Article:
• A needle biopsy in order to take a few cells for analysis. This has a risk of infection and bleeding after this test, therefore it will only be carries out if your doctor is concerned following the PSA blood test and the rectal examination.

Prostate cancer may spread to the surrounding lymph vessels or blood vessels and invade other organs. Diagnosis may include investigations, such as bone scans, CT scan or X-rays to check for signs of spread of the cancer.

What is the treatment for prostate cancer?

Treatment for prostate cancer may involve:

  • Surgery to remove the prostate
  • Radiotherapy
  • A ‘wait and see’ approach if the cancer is contained and thought to be slow growing.

Due to the location of the prostate surgery or radiotherapy may affect control over passing urine, known as continence, and sexual function, such as the ability to have and maintain an erection. Your doctor will discuss these risks with you. Hence it is common to not treat a contained, slow growing prostate cancer, as the risks of the treatment may outweigh the benefits of the surgery.

What can I do to help my family?

The causes of prostate cancer are unknown, although there are possible links to fatty foods, particularly animal fats. A diet filled with fruit, vegetables and fibre, which is low in fat is known to improve overall health and decrease your risk of many diet related conditions, such as cardiovascular diseases.

Raised awareness of treatable conditions is vital to communities. Ensure that your family members are aware of prostate cancer and do not ignore possible symptoms of prostate cancer. Although it is more common in older men, younger men can get prostate cancer too.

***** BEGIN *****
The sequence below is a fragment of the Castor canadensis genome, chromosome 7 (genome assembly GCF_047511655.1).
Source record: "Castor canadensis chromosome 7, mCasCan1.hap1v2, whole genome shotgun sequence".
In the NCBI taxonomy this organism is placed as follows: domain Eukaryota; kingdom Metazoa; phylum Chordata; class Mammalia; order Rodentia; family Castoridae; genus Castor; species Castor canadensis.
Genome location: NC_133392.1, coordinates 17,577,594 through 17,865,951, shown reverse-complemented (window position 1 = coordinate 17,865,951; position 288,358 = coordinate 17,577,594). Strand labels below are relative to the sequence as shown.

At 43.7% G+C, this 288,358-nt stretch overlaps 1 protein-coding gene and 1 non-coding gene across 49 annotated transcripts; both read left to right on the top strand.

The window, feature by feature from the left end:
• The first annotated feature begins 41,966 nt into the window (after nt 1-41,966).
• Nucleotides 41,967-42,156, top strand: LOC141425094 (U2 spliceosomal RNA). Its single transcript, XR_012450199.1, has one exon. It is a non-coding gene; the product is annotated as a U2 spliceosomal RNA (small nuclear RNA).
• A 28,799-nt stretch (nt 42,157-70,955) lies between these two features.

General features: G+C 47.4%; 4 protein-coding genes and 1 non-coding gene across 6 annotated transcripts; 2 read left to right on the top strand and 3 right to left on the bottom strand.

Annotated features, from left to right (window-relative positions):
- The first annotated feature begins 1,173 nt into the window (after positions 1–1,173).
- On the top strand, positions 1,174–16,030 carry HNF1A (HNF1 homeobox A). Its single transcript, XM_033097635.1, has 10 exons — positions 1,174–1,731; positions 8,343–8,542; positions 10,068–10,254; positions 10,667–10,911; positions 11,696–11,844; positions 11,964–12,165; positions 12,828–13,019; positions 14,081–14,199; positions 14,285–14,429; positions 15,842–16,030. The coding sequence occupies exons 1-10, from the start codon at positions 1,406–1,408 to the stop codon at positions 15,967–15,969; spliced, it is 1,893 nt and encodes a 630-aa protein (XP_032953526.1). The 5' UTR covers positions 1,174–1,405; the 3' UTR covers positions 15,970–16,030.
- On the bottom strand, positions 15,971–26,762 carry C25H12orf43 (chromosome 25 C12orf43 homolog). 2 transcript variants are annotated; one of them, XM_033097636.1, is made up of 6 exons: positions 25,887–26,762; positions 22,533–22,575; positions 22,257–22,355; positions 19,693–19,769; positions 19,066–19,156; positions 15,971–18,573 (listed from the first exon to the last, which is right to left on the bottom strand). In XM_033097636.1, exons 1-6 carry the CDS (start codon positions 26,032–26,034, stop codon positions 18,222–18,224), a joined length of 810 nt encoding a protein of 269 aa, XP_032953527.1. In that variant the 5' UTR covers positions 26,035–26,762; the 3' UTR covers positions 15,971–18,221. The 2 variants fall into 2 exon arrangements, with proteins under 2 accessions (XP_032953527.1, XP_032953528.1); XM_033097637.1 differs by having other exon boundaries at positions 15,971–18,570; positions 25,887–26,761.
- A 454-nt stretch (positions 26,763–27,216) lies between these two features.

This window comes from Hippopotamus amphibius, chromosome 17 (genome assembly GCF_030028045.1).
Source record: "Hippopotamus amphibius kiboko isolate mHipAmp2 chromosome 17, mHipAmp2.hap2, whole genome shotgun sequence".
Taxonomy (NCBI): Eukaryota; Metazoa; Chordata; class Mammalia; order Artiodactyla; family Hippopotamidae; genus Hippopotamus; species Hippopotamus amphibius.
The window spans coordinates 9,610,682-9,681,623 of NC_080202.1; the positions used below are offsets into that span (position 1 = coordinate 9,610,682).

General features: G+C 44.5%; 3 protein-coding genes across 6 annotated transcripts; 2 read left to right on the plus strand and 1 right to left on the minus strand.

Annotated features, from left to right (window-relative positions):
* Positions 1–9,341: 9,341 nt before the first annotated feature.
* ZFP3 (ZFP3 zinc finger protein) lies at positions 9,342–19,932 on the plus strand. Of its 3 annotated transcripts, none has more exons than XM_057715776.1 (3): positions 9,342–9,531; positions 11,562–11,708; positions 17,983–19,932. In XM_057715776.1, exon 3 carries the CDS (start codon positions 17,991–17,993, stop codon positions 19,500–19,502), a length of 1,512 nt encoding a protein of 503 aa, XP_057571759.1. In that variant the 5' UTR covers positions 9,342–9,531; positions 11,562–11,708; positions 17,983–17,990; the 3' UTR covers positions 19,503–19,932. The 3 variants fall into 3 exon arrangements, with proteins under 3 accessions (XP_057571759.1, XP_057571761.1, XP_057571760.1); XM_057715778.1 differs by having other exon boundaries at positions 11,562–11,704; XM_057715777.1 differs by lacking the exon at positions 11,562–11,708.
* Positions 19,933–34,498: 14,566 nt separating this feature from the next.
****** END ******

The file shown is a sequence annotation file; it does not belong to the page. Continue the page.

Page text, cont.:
It is also important that communities are aware that most prostate conditions are non cancerous, so that people are not afraid to come forward to be checked out.

If a close relative has had prostate cancer then this does increase your risk of developing prostate cancer too, so speak to your doctor for advice. Regular screening may be advised after the age of 40, but do speak to you own doctor for an individualised plan.

Useful articles

Check Out Your Testicles provides potentially life saving information for all men over the age of 14.

Many men are at risk of heart attacks or other cardiovascular diseases. Visit Cardiovascular Health for some invaluable advice.

 

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Paula Skelton is a qualified NZ nurse and midwife, a midwifery & childbirth educator and the mum of three lovely girls.

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PB

Why oh why do Kiwis get so confused between “prostrate” and “prostate”?! The latter is a gland, the former is a body position…

Rochelle Gribble

Haha – thanks for pointing that out – a terrible typo on our end!!

D's Partner

My partner is about to have an operation for his enlarged prostrate,he is worried that after the operation his orgasims will not be as pleasurable with ejectulation going into the bladder, is there someone out there that has had this operation and can share their experience so that I can put my partners mind at ease. Many thanks

Pip

Hi D’s Partner,
I’m a nurse — from my experience the ‘side effects’ from the surgery vary depending on damage to the nerve endings. You’ll find that each man has a different story and this can be confusing, so I suggest that you and your partner have a chat with the surgeon prior to the surgery so that he can advice you more accurately on the symptoms that your partner may experience.